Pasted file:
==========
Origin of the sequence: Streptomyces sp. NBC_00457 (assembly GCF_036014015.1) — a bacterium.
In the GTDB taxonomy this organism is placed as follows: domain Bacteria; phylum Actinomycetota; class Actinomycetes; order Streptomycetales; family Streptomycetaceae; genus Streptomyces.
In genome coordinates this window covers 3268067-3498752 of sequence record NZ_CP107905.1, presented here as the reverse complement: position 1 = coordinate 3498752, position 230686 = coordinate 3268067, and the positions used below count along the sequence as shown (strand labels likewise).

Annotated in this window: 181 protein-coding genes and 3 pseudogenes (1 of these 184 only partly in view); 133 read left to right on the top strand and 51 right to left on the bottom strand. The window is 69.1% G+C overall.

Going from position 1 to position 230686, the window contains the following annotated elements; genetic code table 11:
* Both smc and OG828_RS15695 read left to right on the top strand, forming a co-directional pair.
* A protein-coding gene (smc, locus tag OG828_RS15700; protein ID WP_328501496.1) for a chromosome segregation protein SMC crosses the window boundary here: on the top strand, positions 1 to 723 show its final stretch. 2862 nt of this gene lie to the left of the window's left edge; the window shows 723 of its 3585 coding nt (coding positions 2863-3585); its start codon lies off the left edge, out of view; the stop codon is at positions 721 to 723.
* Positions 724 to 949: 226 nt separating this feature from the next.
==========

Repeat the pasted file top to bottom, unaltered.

Origin of the sequence: Streptomyces sp. NBC_00457 (assembly GCF_036014015.1) — a bacterium.
In the GTDB taxonomy this organism is placed as follows: domain Bacteria; phylum Actinomycetota; class Actinomycetes; order Streptomycetales; family Streptomycetaceae; genus Streptomyces.
In genome coordinates this window covers 3268067-3498752 of sequence record NZ_CP107905.1, presented here as the reverse complement: position 1 = coordinate 3498752, position 230686 = coordinate 3268067, and the positions used below count along the sequence as shown (strand labels likewise).

Annotated in this window: 181 protein-coding genes and 3 pseudogenes (1 of these 184 only partly in view); 133 read left to right on the top strand and 51 right to left on the bottom strand. The window is 69.1% G+C overall.

Going from position 1 to position 230686, the window contains the following annotated elements; genetic code table 11:
* Both smc and OG828_RS15695 read left to right on the top strand, forming a co-directional pair.
* A protein-coding gene (smc, locus tag OG828_RS15700; protein ID WP_328501496.1) for a chromosome segregation protein SMC crosses the window boundary here: on the top strand, positions 1 to 723 show its final stretch. 2862 nt of this gene lie to the left of the window's left edge; the window shows 723 of its 3585 coding nt (coding positions 2863-3585); its start codon lies off the left edge, out of view; the stop codon is at positions 721 to 723.
* Positions 724 to 949: 226 nt separating this feature from the next.